A judge is making headlines today for “making an example” of a student by punishing truancy with a record and jail time.
11th grader Diane Tran was ordered to spend 24-hours in jail and pay a $100 fine because she missed a few days of school. The Texas honor student had become overwhelmed with AP Spanish, college level algebra, and dual credit English and history courses, a full-time job at a dry cleaners, AND and a second part-time job at a wedding venue, Vineyard of Waverly Manor. Her jobs help to support her brother who’s at Texas A&M University, and her baby sister who is living with relatives in Houston, TX.
The Willis High School junior tells KHOU-11 News that her parents divorced “out of the blue” and left the state without their kids. “I always thought our family was happy,” she explains, tearfully. The mother has since moved to Georgia, and Tran lives with the family who owns the wedding venue where she works on weekends.
Tran was reportedly ordered, in April, by the same judge in his Justice of the Peace court, not to miss further school following noted absences and tardies. Summoned to court Wednesday for subsequent absences, the 17-year-old was arrested upon arrival.
Judge Lanny Moriarty was unmoved by a student who, friends say, “goes from job to job from school; she stays up ‘til 7 o’clock in the morning doing her homework.” Leaving Tran too tired some days to arrive at school on time or at all.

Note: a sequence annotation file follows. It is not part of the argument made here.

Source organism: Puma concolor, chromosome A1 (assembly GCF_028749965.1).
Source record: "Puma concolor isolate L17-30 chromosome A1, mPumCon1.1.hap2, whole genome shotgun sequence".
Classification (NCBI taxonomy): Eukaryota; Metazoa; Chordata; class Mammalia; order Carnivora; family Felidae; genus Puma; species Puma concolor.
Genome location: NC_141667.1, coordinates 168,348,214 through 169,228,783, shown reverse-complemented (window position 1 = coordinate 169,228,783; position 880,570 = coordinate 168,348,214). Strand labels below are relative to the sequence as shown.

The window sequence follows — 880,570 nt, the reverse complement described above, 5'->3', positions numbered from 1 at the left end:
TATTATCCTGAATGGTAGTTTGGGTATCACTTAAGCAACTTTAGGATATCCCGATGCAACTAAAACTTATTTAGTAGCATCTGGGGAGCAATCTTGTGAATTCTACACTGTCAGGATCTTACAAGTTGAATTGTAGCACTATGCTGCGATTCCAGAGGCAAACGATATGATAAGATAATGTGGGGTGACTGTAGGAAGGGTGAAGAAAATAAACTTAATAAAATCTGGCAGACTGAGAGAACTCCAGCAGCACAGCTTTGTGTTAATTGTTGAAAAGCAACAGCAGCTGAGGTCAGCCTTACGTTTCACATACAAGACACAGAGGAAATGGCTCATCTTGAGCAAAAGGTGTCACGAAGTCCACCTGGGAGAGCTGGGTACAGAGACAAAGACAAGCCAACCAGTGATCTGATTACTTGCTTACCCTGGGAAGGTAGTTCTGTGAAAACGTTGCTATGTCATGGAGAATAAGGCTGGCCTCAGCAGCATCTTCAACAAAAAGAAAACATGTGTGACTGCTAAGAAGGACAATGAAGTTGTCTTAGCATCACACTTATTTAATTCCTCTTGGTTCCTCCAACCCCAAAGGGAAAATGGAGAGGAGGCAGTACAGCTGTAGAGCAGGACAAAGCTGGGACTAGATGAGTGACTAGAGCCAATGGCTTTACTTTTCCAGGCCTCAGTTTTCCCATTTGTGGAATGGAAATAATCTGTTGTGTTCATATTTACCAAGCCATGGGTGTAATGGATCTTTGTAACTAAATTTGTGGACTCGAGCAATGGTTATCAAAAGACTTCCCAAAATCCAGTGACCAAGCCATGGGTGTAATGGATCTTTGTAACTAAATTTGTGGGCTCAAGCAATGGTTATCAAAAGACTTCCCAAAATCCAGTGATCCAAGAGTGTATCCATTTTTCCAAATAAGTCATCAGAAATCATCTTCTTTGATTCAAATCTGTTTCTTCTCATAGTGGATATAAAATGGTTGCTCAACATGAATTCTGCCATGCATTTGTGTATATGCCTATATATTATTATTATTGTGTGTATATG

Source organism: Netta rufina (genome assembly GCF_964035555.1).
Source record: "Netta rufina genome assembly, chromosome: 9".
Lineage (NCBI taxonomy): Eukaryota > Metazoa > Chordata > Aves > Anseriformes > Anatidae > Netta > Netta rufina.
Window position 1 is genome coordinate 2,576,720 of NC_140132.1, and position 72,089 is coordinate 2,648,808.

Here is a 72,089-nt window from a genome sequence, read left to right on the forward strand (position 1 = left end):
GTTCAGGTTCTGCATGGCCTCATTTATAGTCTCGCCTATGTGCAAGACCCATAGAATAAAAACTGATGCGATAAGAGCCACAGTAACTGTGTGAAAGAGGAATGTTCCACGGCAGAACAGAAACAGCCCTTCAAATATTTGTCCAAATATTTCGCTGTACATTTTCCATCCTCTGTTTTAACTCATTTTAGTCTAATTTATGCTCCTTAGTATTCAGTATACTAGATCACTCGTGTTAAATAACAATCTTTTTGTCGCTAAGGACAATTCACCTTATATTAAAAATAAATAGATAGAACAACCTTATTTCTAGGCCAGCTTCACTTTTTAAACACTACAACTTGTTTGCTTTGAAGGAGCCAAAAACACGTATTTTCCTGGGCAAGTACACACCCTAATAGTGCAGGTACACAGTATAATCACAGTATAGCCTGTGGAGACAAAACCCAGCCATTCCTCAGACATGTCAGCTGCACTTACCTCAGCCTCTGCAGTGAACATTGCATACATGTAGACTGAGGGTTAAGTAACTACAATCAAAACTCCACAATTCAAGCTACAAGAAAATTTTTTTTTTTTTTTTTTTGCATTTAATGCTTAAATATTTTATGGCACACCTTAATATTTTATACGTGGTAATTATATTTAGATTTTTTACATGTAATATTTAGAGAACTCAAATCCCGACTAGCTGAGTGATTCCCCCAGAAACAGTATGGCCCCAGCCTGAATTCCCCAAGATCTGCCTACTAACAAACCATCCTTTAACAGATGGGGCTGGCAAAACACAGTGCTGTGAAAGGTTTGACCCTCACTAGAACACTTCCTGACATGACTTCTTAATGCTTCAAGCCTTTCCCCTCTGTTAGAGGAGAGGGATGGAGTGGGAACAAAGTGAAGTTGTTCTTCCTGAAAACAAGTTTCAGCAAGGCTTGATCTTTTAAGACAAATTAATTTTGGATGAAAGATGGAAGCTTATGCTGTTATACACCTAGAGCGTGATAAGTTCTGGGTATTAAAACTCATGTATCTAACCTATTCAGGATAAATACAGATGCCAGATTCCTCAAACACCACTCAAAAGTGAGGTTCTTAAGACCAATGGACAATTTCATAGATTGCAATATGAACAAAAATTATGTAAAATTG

Under Texas law, ten or more unexcused absences within six-months means the school can (not necessarily should) refer the case to juvenile court at which time the court can (but does not appear to be obliged to) take action. Moriarty opted to rebuke Tran. Not caring that it’s stained the girl’s future, the judge blithely told reporters: “If you let one (truant student) run loose, what are you gonna’ do with the rest of ‘em? Let them go too? A little stay in the jail for one night is not a death sentence.”
Admitting in retrospect that he probably made the wrong decision, Moriarty didn’t want to appear “soft” by throwing out the case after learning of Tran’s hardships (he does not appear to have known the facts of the case at the time of making the judgement). Moriarty will make a decision this week about striking the jail time from Tran’s record.